A federal judge has ordered Hillary Clinton to sit down for a sworn deposition regarding her private email account and server as well as activity related to the 2012 Benghazi attack.

U.S. District Court Judge Royce Lamberth issued the order Monday in connection with a years-old Freedom of Information Act lawsuit filed by Judicial Watch seeking emails related to the 2012 attack on the U.S. embassy in Benghazi, Libya, that ended with four American diplomats killed, including Ambassador Christopher Stevens.

Judge Lamberth wrote that Clinton’s prior written testimony over her use of a private server was “incomplete, unhelpful, or cursory, at best.”

“The Court has considered the numerous times in which Secretary Clinton said she could not recall or remember certain details in her prior interrogatory answers. In a deposition, it is more likely that plaintiff’s counsel could use documents and other testimony to attempt to refresh her recollection,” Lamberth wrote.

“And so, to avoid the unsatisfying and inefficient outcome of multiple rounds of fruitless interrogatories and move this almost six-year-old case closer to its conclusion, Judicial Watch will be permitted to clarify and further explore Secretary Clinton’s answers in person and immediately after she gives them. The Court agrees with Judicial Watch – it is time to hear directly from Secretary Clinton.”

Lamberth said Clinton must answer the following questions:

“How did she arrive at her belief that her private server emails would be preserved by normal State Department processes for email retention? Who told her that—if anyone—and when? Did she realize State was giving ‘no records’ response to FOIA requests for her emails? If so, did she suspect that she had any obligation to disclose the existence of her private server to those at State handling the FOIA requests?…And why did she think that using a private server to conduct State Department business was permissible under the law in the first place?”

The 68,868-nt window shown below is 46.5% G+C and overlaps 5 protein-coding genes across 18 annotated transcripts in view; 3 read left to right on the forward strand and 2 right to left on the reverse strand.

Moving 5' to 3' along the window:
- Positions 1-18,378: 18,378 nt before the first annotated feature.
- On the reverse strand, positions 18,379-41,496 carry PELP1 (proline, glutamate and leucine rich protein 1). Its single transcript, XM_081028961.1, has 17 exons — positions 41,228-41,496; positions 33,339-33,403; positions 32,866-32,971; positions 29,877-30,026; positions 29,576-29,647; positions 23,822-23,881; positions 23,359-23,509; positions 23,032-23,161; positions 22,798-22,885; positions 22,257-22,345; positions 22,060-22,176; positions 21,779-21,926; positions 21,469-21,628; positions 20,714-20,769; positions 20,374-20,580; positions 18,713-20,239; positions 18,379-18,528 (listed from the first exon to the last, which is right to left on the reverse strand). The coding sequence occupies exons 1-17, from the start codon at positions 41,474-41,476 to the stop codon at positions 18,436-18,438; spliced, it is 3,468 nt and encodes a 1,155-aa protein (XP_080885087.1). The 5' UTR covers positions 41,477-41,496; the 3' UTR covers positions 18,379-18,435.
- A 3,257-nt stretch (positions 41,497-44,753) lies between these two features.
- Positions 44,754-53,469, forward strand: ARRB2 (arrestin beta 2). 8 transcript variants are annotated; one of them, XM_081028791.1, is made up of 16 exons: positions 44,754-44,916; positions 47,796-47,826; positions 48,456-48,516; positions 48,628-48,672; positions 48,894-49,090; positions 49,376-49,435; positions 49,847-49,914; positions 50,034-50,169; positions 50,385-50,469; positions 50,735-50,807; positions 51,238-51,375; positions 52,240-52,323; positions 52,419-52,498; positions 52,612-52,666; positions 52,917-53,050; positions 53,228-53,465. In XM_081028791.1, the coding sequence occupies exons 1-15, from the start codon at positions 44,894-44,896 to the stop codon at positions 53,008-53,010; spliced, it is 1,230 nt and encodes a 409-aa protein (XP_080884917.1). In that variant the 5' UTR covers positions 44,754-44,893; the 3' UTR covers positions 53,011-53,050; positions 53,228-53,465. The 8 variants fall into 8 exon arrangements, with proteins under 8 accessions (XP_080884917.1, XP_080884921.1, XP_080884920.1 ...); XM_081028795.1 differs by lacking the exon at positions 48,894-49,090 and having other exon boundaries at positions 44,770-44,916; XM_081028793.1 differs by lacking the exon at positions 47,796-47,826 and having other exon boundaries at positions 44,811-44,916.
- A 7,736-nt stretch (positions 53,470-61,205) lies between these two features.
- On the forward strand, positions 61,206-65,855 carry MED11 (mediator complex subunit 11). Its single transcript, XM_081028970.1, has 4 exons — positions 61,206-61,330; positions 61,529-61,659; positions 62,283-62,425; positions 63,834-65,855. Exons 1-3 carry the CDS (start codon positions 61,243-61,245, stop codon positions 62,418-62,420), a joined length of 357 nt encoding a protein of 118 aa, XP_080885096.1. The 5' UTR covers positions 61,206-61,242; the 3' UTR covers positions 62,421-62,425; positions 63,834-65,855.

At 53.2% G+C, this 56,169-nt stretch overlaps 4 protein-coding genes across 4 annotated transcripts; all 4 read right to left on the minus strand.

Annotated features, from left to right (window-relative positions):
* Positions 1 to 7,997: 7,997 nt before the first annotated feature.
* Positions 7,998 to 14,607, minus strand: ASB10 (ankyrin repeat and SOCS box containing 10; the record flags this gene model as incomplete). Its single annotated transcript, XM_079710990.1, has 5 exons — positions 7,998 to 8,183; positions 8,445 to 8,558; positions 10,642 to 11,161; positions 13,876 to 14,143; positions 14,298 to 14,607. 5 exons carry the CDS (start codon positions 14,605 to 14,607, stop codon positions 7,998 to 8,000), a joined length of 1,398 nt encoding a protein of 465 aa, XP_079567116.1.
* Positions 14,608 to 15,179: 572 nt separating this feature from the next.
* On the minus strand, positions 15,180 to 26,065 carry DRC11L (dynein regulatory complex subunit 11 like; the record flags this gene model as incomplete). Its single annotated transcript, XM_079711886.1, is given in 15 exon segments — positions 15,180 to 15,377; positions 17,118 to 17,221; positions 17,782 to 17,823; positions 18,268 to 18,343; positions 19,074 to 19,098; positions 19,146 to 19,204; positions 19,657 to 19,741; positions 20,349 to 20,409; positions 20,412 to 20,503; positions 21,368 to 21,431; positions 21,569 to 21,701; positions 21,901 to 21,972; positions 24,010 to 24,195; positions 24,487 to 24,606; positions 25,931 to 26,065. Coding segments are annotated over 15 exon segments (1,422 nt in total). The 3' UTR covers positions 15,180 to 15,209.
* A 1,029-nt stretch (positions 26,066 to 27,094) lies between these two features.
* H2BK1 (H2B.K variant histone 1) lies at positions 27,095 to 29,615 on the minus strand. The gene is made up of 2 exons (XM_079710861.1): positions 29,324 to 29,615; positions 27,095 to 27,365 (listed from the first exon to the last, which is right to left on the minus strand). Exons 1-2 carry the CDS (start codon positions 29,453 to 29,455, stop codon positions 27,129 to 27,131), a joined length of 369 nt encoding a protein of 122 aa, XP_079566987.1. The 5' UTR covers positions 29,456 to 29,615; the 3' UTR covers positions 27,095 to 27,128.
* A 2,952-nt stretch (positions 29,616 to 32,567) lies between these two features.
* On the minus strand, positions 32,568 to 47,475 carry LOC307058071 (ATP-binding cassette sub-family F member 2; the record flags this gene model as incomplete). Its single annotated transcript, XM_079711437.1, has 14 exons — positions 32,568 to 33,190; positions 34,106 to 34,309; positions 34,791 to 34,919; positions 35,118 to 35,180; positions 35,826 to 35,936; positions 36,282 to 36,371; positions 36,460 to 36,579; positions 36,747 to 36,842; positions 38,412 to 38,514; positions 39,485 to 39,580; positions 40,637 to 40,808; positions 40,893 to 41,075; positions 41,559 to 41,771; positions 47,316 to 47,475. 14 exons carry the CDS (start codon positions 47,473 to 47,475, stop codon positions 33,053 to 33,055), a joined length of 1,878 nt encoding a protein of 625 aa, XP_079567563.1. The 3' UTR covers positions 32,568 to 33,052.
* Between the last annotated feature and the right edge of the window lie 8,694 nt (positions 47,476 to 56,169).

“These areas of inquiry have not been explored in nearly enough detail to convince the Court that Secretary Clinton does not have any new testimony to offer,” he added.

Lamberth also noted that the FBI’s probe into Clinton and the State Department’s positions weren’t enough to put the matter to rest.

“To argue that the Court now has enough information to determine whether State conducted an adequate search is preposterous,” wrote Lamberth. “Especially when considering State [Department]’s deficient representations regarding the existence of additional Clinton emails.”

Lamberth even pointed out the suspicious nature of the State Department’s slow-rolling of Clinton’s emails even years after the FBI’s investigation into her private server, which ex-FBI Director James Comey later dropped in 2016.

“Even years after the FBI investigation, the slow trickle of new emails has yet to be explained,” Lamberth wrote.

Clinton’s former Chief of Staff Cheryl Mills will also have to appear in a sworn deposition to answer for the State Department’s Benghazi response and Clinton’s emails in a separate FOIA case.

Judicial Watch founder Tom Fitton expressed his satisfaction with the court’s decision in a statement.

“Judicial Watch uncovered the Clinton email scandal and we’re pleased that the court authorized us to depose Mrs. Clinton directly on her email conduct and how it impacted the people’s ‘right to know’ under FOIA,” Fitton said.

Read the court order below:


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